The youth welfare system needs reform. I know because everyone says it. “Youth care needs reform, and fast,” a professor of forensic psychology wrote in August 2021. Promises “youth welfare will be reformed”. de Volkskrant May 2022. “In the long run, the youth welfare system needs to be reformed,” says NOS in September 2022. Fashion model Kim Feenstra says so in metro news Also: “Order on the bulldozer”.
Unfortunately, Jeugdzorg Nederland reported this month that the system is far from being fixed. The Minister and the Foreign Minister have plans to solve the severe bottlenecks in the youth protection chain, but there is no hurry.
Youth Welfare in the Plans reads “essentially the agreements that will follow ‘this fall’, a plan of action yet to be drawn up, a non-binding guide, a conversation, an ‘exploration’ of the ‘potential’, and an inventory.” And the money, well, young care adds alarmingly.
Here is the story in a nutshell. Cracking system, damning reports, no potential for improvement and half a billion cuts to youth welfare in Rutte IV’s Cabinet coalition agreement. So is there money to be made? Yes, of course, money should always be added. The half-billion was “the most stupid cut you can think of,” said FNV union manager Mike van der Rv. Norwegian Refugee Council. Aid workers desperately need support.
Then comes the same Maaike van der Aar metro news Talk about financial interests and perverse incentives in the health care market. She says the establishments get paid for every occupied bed. Then you as an organization have to make sure your family is covered. While ideally we do not want to take the children out of the house.” In short, the money should be added, but the children should not be taken out for fun which should not be moved at all. In other words, the system should be fixed!
Well, what else can I add to this? Maybe I think the system was fixed a long time ago and that it wasn’t paid much attention to. Certainly, it is true that the government is training. That she must do so much at once, with so little, that she has tempered her belief in the malleability of society. The system is on the move? She sighs. First explore, guide, inventory.
But look, this is where cavalry comes in through the back door, in the form of artificial intelligence. It will enable governments to solve all problems as if by magic. Eliminate bottlenecks: Projects are launched in municipality by municipality to track child abuse through data analysis. You search all the data of all the children in the neighborhood and then you can simply decide which child to remove from the house with the help of danger indicators. Clever!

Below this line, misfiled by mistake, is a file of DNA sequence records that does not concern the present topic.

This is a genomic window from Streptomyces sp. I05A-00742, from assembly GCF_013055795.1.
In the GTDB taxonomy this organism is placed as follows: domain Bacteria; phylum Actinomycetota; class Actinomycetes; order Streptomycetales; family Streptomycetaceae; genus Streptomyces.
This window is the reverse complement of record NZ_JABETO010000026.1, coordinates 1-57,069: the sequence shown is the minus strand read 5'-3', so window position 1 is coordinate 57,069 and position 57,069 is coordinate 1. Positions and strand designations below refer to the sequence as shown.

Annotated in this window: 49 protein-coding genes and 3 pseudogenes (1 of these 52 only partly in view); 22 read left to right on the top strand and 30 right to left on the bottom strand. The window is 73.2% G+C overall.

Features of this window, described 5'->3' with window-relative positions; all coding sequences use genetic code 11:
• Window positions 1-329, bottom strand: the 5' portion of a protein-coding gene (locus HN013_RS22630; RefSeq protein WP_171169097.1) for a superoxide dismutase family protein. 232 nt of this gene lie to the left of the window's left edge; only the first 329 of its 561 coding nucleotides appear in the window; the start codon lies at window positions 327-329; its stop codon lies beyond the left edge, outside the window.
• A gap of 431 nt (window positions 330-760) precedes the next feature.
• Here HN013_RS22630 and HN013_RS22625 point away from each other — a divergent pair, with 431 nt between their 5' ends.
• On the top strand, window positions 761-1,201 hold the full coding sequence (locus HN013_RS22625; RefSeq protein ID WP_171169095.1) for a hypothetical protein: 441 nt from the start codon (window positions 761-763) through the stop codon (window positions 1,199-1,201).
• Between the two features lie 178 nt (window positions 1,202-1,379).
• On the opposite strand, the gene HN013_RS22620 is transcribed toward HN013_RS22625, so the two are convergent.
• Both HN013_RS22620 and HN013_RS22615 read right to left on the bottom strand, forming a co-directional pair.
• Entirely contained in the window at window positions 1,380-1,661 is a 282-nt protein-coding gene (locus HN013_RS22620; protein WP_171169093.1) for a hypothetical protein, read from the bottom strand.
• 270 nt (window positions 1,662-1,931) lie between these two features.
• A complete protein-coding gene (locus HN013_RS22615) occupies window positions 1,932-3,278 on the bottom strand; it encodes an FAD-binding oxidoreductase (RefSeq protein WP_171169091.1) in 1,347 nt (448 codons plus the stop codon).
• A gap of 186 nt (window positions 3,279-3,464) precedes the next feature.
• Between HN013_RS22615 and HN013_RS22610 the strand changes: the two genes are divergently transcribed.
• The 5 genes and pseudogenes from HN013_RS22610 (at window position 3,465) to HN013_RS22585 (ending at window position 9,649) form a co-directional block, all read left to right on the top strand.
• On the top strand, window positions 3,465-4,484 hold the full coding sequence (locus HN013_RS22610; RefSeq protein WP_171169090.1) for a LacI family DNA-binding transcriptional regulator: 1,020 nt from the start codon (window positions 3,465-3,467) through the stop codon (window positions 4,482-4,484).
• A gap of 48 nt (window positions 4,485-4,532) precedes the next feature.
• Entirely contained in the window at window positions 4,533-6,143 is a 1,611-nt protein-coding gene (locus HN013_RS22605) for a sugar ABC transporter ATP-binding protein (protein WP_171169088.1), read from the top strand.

Under the name GIRFEC (Get Every Child Right), this approach came from Scotland, where it has long been withdrawn, and there are problems with it. But people in the Netherlands are more flexible about this. Do you want to link data from education and care when this is not allowed by the “letter of law”? The director of an institution for children with serious behavioral problems rejoices in an interview with the Dutch Youth Institute that the ban has been circumvented by asking for “permission” from the children. boy boy.
The system appears in one municipality, is withdrawn again due to unrest, and reappears in another, under a different name. Now again in Maassluis, Vlaardingen and Schiedam: municipalities and caregivers believe they “need a dynamic vision on development for each target (sub) group and for individual municipalities and districts as the basis for our actions”. Here too, young people are asked for permission to share data.
Sounds great, but this underlying sub-target data in individual neighborhoods isn’t entirely helpful. What is really wrong with biases about abuse, it goes at least like what is wrong with computing. Because what is abuse? Information systems do not have a directory. Are children abused by their parents if they are not fed due to a high gas bill? Are broken shoes a sign of neglect? Or just poverty? Do you know the regulations a lot!
The data quest is a display of manufacturability optimism. But caring for young people already has enough problems. They also can’t use prejudices about sub-target groups that are hidden in systems you can’t talk to as a parent or caregiver. Yes, youth welfare must be reformed. By being kinder to children. Not digitizing old bugs and perverse incentives.
A version of this article also appeared in The Sep 24, 2022